As for the issue of putting pressure upon the government; if it is a Muslim government, then sufficient for it as an admonishment is the Book of Allaah and the Sunnah of His Messenger (Sallallahu ’Alaihi Wa Sallam). This is the best of what could possibly be brought before any Muslim. If it (the government) is a disbelieving one, then it would not even care about these ’demonstrators’ and perhaps it would behave politely with them outwardly, while inwardly remaining upon what it was on of evil. For this reason, we hold that demonstrations are detestable actions.
As for their statements that these demonstrations are peaceful ones, then perhaps they may be peaceful in the beginning or the first time, yet then they become destructive. So I advise the youth to follow the path of those who have proceeded, for indeed Allaah (Subhana Wa Ta’ala) has praised the Muhaajireen and the Ansaar and has praised those who followed them in righteousness.”
[al-Jawaab al-Abhar li Fu’aad Siraaj (pg. 75)]
Shaykh Saalih Al-Fawzaan (hafidhahullaah):
[Q]: Is staging political demonstrations a legitimate way to correct and resolve the problems of the Islaamic nation?
[A]: Our religion is not one of chaos and anarchy. Our religion is one of discipline and order, calmness and serenity. Staging political demonstrations was never originally from the actions of Muslims as they never knew of such things before. Islaam is a religion of calmness and mercy and discipline. Chaos, disorganization, and the inciting of tribulations are not from Islaam. This is Islaam, and the rights of all people are fulfilled and earned by seeking them in the manner Islaam has legislated. Demonstrations mostly result in bloodshed and the destruction of property and wealth. Such things are not permissible.
[cassette: Fataawaa al-‘Ulamaa fee Hukm at-Tafjeeraat wal-Muthaaharaat wal-Ightiyaalaat]
Shaykh ‘Abdul-‘Azeez Ar-Raajihee (hafidhahullaah):
[Q]: What’s your opinion of those who say political demonstrations are allowable in order to pressure the leaders or governments?
[A]: These demonstrations are not from the actions of Muslims. They are foreign (to Islaam) and were never known except by way of the western countries of disbelief.
[Taken from the magazine: Safeenah an-Najaah (no. 2, Jan 1997)]
Dr Saleh as-Saleh (rahimahullaah)
All Praise is due to Allah, and may the salaah and salaam be on Prophet Muhammad, his household, and the noble companions and those who follow them until the Day of Resurrection.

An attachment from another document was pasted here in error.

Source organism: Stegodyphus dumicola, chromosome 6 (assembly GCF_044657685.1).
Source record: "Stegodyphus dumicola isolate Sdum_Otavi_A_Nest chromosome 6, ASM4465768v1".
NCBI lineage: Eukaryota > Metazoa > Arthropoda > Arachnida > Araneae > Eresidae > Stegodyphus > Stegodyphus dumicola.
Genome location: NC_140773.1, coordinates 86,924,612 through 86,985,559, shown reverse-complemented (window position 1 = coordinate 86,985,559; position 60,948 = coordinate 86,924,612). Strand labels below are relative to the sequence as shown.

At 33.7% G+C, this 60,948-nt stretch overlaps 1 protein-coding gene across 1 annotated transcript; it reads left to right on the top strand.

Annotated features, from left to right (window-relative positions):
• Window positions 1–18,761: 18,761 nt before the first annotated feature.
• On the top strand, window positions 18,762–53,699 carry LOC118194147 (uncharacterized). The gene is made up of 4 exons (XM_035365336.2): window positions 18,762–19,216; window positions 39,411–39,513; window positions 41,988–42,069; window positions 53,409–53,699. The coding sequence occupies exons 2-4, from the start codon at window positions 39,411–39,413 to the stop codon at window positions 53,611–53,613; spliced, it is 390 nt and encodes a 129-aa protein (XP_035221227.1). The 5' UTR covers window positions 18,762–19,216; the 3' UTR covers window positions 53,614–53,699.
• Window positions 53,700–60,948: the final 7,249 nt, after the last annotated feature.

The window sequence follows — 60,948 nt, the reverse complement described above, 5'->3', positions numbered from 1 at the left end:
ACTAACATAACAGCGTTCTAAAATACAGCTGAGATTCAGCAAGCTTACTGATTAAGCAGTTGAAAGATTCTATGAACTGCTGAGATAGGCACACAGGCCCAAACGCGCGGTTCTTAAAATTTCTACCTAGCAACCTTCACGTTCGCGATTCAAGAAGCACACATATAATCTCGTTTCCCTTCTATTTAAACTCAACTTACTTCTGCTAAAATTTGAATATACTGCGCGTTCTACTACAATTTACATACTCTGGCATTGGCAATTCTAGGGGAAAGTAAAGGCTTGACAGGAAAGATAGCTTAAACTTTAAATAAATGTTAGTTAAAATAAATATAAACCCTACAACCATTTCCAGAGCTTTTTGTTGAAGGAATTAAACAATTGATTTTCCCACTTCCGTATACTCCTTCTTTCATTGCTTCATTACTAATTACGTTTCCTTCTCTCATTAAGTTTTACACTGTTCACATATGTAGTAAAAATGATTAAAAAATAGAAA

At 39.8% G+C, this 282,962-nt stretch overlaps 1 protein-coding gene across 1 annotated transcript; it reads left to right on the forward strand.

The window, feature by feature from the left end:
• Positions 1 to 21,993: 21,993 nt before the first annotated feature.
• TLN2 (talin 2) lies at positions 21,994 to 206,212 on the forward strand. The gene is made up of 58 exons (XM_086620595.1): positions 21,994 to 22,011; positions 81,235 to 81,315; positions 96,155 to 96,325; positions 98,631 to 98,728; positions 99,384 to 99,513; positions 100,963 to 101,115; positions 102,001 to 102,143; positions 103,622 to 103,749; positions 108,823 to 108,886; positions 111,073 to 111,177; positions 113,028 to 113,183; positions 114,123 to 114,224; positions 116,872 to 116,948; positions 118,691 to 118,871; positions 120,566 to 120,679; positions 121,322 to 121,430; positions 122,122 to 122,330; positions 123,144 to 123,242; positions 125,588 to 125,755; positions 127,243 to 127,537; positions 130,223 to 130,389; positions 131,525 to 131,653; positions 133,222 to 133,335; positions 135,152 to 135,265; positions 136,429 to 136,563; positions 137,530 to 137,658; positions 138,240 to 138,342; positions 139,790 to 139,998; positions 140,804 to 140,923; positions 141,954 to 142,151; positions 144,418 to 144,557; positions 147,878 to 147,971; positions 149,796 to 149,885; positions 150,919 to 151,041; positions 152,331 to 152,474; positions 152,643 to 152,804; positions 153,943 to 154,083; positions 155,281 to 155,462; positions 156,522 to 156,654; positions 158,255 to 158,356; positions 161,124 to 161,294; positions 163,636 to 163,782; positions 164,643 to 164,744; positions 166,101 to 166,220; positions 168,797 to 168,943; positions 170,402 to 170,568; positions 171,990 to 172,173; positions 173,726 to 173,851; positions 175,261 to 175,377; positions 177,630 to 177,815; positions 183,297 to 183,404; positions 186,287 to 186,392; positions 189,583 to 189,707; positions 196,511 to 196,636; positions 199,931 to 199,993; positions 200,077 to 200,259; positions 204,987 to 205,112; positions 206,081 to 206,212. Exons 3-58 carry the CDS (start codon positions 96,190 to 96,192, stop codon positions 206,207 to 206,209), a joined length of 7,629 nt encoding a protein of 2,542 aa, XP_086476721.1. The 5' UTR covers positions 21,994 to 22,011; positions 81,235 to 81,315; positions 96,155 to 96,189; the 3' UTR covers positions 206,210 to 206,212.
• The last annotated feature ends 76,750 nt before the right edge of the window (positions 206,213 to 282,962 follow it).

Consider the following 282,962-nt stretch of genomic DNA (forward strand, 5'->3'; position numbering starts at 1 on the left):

Previously, we discussed the legal and illegal pledges, known as al-bay’ah, as well as partisanship (hizbiyyah). In continuity with that, it is appropriate to discuss certain practices that are taking place in the Muslim world in the form of so-called protests, namely demonstrations, sitins, and strikes. In our time, some people embrace everything that comes to us from the east or west. These practices are not an exception. This has reached the extent that some consider these practices as a means for da’wah (calling others to Allah). Given this, it is appropriate to determine whether this is the reality.
Types of Protests and Their Intentions
There are three specific types of protests that are used. They are demonstrations, sit-ins, and strikes.
A demonstration is when a group of people will meet along a street or a main road carrying banners, shouting, yelling, and demanding certain things be done or to show strength. This is known in Arabic as mudhaharah.
A sit-in is known as ‘itisam in Arabic. In our times, it involves sitting in one place (e.g., headquarters of a party, parliament, a factory, a campus, etc.) for a certain time, without leaving, in objection to some grievance, demanding that grievance be addressed.
The third type of protest is a strike. This is known as idrabat, with the origin of this word meaning refraining. As such, you refuse or hold back from doing a certain practice in order to request something. Examples of this include workers in a factory refusing to go to work, demanding higher wages or students not going to school, protesting a certain matter.
Given the definition of the different matters, the question arises how these things crept into the Islamic society. Mostly, they came from the West where they appeared originally; it was transferred to the Muslim world by primarily political and secular parties. These practices were later embraced by some Islamic groups who imitated such a methodology while trying to find some evidence in shariah to support these practices.
Evidences Cited to Justify Protests
It is important to note that those who cite evidences justifying these practices are not scholars. They are primarily thinkers and writers.
First, they cite the narration that when Umar ibn al-Khattab (radi Allahu ‘anhu) accepted Islam, the Prophet (sallallaahu ‘alayhi wa sallam) came out resting on the shoulders of two companions, namely Umar and Hamza. This was done to show the strength of the Muslims to the pagan Arabs of Quraysh. This hadith was reported by Abu Nu’aim in his book, al-Hillayyah. al-Haafidh ibn Hajar also reported it in his book al-Issaba relating it to Muhammad ibn Uthman’s book of history and as well as in al-Fath where he related it to al-Bazaar. The narrations of this incident revolve around a person named Ishaaq ibn ‘Abdullah ibn Abi Farwa. However, his hadith is rejected. Therefore, this incident can not be cited as a proof.
Second, these thinkers also take as proof the gathering of the Muslims on ‘Eid and Fridays. They twist the nature of these events to make them evidence for the permissibility of demonstrating, sit-ins, and showing strength. In response, it is necessary to note that there is no evidence in this. The gatherings on ‘Eid and Fridays are acts of worship and can not be linked to these protests. These
gatherings are to make manifest the symbols of Allah in worship, in accordance with the way Allah chose and commanded. We can not stretch these acts of worship the way we want as this would entail abuse.